Having codebases owned by specific teams results in better productivity, and can result in a better architecture (if done properly). The worst case alternative of this is having the system not divided up but having a number of teams working on any codebase they feel they need to make a change in depending on the project they have been allocated.
Imagine an organisation has 10 development teams, for the moment the team’s composition doesn’t matter. Now imagine these teams could work on any part of the estate they felt they needed to change. They all have projects or defect fixes they need to work on at the same time. It’s unlikely the teams have any control over what other teams do or even how other teams do their work.
Chances are that within each team you have 1 person that everyone else in the team learns from or looks up to for inspiration on how to do things. Each team is focused on the work they are doing, and everyone wants to do a good job, BUT coding isn’t a science, it’s an art. So each team is likely to have its own practices, its own beliefs, its own short-term and long-term goals, and its own ideas on how the overall architecture should look, both at an enterprise level and at an application/service level. The system as a whole is being optimised for each project.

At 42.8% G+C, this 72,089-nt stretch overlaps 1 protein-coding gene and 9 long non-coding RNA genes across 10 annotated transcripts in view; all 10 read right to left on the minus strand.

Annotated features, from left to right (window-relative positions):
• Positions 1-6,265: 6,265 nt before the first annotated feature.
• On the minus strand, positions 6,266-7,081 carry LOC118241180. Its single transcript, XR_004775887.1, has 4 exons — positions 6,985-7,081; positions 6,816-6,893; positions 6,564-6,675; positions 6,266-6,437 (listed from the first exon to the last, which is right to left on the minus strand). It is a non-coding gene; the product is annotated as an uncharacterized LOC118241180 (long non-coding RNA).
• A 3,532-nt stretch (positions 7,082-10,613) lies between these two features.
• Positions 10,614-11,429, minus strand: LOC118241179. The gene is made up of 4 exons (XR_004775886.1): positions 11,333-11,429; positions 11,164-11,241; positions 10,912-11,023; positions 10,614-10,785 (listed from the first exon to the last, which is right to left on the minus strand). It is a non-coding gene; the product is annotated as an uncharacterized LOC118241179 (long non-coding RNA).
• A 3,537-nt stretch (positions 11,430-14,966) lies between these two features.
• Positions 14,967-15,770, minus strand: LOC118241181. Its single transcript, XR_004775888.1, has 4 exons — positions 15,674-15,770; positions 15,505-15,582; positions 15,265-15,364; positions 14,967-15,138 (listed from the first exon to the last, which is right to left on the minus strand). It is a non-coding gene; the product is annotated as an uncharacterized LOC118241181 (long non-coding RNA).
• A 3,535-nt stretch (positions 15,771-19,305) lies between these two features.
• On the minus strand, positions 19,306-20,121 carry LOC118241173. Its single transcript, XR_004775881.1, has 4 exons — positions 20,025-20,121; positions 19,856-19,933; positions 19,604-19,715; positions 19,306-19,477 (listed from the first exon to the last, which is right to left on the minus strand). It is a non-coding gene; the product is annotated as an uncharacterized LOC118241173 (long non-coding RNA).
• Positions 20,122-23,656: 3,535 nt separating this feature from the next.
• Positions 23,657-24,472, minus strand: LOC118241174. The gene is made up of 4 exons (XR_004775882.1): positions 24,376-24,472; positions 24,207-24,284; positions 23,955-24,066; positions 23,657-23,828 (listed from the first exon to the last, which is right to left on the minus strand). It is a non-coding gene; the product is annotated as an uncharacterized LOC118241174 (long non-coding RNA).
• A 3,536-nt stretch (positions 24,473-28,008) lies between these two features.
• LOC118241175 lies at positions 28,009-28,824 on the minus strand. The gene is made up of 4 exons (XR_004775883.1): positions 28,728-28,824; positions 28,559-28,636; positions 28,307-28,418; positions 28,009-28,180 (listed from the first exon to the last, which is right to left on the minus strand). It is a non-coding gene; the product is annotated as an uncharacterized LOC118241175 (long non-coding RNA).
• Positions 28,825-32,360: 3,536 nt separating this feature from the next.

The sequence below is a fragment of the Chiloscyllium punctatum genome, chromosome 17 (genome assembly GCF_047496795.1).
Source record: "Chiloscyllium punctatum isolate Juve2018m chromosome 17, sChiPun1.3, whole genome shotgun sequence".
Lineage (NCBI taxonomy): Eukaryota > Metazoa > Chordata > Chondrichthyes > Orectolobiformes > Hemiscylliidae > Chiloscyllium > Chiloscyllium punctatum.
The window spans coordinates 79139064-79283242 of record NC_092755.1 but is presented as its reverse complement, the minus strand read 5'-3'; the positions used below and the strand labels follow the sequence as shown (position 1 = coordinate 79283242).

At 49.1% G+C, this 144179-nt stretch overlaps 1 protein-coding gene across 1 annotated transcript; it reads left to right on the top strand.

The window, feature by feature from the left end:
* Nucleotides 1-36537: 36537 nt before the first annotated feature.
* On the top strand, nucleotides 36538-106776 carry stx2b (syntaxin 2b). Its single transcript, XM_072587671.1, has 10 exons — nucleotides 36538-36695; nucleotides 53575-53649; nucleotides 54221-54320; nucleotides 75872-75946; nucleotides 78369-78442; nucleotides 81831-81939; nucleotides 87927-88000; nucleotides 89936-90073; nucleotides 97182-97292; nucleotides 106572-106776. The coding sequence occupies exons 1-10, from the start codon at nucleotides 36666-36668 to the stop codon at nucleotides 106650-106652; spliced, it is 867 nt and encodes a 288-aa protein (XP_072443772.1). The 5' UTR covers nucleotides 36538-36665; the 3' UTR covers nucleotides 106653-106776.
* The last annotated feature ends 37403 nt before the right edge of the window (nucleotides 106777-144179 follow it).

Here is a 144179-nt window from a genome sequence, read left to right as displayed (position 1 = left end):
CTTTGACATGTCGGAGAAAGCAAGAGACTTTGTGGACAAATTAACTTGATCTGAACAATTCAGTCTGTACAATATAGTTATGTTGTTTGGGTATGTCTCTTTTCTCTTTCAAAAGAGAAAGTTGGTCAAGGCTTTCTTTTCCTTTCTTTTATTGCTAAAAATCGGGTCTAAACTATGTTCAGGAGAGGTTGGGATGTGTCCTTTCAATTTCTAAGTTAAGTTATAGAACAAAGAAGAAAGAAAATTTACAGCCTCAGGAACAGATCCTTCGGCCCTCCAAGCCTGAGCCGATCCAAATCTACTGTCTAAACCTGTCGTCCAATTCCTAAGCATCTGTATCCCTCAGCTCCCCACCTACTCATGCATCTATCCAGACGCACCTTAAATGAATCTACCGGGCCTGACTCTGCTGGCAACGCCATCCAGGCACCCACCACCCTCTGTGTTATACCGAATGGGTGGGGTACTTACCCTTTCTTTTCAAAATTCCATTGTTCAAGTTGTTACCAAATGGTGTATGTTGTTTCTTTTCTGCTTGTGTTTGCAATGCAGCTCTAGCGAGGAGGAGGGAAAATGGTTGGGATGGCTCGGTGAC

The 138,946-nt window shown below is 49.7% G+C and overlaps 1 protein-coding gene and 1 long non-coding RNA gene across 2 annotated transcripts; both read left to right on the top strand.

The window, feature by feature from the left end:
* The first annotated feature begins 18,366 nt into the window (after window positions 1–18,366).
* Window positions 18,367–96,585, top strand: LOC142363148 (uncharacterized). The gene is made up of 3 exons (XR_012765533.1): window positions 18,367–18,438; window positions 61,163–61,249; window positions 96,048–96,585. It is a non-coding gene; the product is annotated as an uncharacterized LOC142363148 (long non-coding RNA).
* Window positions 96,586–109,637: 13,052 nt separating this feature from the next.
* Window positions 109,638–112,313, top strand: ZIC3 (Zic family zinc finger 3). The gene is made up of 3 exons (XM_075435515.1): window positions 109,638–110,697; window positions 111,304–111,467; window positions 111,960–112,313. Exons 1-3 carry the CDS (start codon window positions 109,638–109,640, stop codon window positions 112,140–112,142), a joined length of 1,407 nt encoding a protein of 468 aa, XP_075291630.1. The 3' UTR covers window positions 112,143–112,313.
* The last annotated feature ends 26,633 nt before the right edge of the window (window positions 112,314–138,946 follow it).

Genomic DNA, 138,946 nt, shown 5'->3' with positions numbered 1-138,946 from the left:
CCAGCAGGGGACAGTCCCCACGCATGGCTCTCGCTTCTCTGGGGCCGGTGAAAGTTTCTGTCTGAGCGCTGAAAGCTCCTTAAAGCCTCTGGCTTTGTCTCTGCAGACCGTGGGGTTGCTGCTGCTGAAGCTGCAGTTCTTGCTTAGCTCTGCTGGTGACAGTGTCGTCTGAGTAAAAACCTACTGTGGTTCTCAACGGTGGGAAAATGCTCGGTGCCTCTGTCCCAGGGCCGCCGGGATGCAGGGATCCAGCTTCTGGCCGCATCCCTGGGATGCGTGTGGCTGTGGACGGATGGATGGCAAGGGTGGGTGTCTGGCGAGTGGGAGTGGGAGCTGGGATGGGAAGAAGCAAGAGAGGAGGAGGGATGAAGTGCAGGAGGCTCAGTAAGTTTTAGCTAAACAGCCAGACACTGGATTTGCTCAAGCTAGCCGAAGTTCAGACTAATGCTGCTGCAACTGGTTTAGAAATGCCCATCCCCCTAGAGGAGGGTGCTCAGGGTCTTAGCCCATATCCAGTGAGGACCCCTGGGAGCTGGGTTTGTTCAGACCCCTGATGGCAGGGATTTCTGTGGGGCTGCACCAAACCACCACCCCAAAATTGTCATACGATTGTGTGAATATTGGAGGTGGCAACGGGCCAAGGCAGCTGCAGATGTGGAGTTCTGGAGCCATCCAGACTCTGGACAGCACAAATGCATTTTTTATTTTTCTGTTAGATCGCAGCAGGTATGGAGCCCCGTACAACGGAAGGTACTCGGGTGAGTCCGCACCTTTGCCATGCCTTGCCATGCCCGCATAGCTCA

When a development team is working on a part of they system, they start changing it with a style or design pattern they are most comfortable with and believe in the most. As this part of the system ends up being changed by a different development team each time a change is being made, the development teams as a whole end up making it more and more complicated through project optimisation. This point is really key, as even a subtle difference in approach between teams ends up creating a mess over the long-term when you are looking at a large system. This leads to what I call a Project Orientated Architecture. It’s no so bad when there are only a few elements to the system, but as the number of parts increase and the number of teams increases, development becomes like a game of Jenga.